By J.T. MacMillan
Before the first light of dawn on a chilly November day, our small group of weekend adventurers were shuttled into rural wine country, east of Temecula, California. We huddled around our coffees in the dark, with murmurings about what the heck we were doing out in the middle of nowhere before sunrise on a Saturday morning.
There was some nervous excitement of what was to come.
With a birthday gift certificate close to expiration and wintery weather approaching, we were finally taking advantage of our "A Grape Escape Hot Air Balloon Adventure." I had been in a hot air balloon once before, back in the 90s when bungee-jumping was a waning fad. The local paper I worked for asked a reporter and I to do a story and photos on the latest trend: bungee-jumping from a hot air balloon. It was my craziest act and greatest adrenaline rush ever, all in the name of "journalism." By comparison, today was going to be a more refined experience, as smooth as a fine merlot - to be sipped, not gulped.
Unlike Del Mar, where the balloon action starts in late afternoon, here it's a pre-dawn thing. It's all about the calm, and avoiding the late afternoon winds that run through the Temecula Valley. So here we were, a trusting bunch, watching the sun rise and enjoying our coffee while crews spread out massive blue tarps on the graded dirt lot.
(Click to enlarge photos, top right corner x to exit)
As my fellow adventurers focused on the spectacle of acres of billowing nylon, giant fans, baskets and shooting flames, my eyes turned upward. Some balloons from the other companies were already lifting into an unforgettable sky. With the benefit of a telephoto lens, I was able to see and capture what everyone else seemed to be missing. And within just a few minutes, the light and clouds changed and the moment was gone.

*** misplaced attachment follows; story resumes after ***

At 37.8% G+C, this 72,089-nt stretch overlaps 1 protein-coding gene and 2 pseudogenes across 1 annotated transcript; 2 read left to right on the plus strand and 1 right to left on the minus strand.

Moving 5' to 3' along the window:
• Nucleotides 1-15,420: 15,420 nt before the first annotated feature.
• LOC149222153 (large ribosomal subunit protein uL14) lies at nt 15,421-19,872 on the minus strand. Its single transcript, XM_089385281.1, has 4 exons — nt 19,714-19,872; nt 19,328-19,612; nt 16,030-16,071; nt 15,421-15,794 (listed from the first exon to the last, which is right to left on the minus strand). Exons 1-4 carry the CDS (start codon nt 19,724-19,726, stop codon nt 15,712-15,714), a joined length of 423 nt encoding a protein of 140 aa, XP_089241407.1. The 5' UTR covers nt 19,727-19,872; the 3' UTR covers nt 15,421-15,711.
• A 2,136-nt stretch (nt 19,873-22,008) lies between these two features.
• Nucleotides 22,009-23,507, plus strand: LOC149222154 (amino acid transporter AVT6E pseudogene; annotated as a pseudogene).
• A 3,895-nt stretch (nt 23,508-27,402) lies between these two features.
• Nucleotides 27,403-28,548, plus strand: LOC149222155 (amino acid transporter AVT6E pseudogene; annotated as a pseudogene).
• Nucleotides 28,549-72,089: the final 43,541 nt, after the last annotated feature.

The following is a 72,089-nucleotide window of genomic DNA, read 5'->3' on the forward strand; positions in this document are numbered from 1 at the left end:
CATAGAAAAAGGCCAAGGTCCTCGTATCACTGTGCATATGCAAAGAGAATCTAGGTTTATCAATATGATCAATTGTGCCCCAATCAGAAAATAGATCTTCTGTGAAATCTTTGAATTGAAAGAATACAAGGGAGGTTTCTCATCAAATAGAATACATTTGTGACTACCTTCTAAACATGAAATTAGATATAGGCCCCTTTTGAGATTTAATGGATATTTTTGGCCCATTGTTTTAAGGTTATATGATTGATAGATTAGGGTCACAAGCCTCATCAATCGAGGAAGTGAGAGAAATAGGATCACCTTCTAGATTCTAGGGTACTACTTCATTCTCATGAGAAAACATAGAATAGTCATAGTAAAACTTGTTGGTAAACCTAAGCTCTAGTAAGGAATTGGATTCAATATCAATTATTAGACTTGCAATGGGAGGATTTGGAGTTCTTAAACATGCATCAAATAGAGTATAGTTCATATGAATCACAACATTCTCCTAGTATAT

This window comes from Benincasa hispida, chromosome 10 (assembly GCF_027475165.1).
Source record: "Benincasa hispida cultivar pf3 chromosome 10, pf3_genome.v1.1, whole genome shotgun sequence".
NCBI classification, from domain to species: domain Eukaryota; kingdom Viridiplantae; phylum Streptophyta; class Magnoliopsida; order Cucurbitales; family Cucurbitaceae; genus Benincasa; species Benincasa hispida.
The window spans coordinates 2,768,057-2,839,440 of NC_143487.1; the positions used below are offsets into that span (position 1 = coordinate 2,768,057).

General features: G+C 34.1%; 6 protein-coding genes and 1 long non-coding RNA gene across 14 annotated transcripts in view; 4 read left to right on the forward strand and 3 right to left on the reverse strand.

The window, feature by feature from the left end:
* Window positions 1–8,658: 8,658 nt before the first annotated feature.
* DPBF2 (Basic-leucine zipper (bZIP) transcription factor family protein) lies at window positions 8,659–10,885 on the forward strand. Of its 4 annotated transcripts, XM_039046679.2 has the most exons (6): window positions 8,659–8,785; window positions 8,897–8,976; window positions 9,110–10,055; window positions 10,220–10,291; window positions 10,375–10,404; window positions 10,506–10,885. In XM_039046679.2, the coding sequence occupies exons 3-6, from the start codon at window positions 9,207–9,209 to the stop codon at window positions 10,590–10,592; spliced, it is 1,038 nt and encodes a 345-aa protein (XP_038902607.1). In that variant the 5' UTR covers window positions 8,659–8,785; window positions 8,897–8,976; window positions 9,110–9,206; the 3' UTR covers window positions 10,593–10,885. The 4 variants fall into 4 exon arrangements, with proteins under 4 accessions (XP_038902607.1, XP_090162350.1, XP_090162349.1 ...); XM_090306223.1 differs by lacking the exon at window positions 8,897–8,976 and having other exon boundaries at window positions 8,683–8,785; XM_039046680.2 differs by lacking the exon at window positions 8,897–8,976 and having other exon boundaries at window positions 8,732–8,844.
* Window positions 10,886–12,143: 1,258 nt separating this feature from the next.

As our balloons slowly started taking shape and the anchor line tethered to the trailer tightened, the pilots gestured to start climbing on and into the large tilting baskets. "We need ballast," they said as the hot air pushed the balloons skyward. We scrambled awkwardly onto the footholds and climbed in.
Soon, with the roar of the burners we eased into the dawn sky. Then it was quiet, and the valley slowly revealed itself.
(Click to enlarge photos)
The wind took us mostly where it wanted to for an hour, over palatial homes and acres of vineyards and horse ranches. But with more than 30 years of experience ballooning all over the world, our pilot seemed to be able to coax the balloon a bit - higher elevations to catch one wind current, lower to catch another. He was a "balloon whisperer." Sometimes we floated just 15 feet above the fields, and at one point reached a chilly 4,000 feet.
After a while, we became curious about the landing part of this adventure, which we really hadn't concerned ourselves with until this point. As we listened to the two-way radio conversation between our pilot and chase crew, it became apparent that landing a hot air balloon is more of an art than a science. Still, as we drifted over our final vineyard and towards a random restaurant parking lot, there they were, ready to receive us and guide the basket to a comfortable landing.
Our hot air balloon experience took roughly two hours, with about an hour total spent in the air. For me, paired with the phenomenal morning sky, it was one of the most photo-rich 90 minutes of shooting I've experienced. Below is a collection short video snippets I was able to grab between frames and piece together.
J.T. MacMillan is a long-time San Diego-based photographer who got his start in metro-newspaper work and has been providing editorial, commercial, portrait and event photography services to some of San Diego’s most recognized public and private agencies for 27 years. To learn more and see other samples of our work click on the links below:
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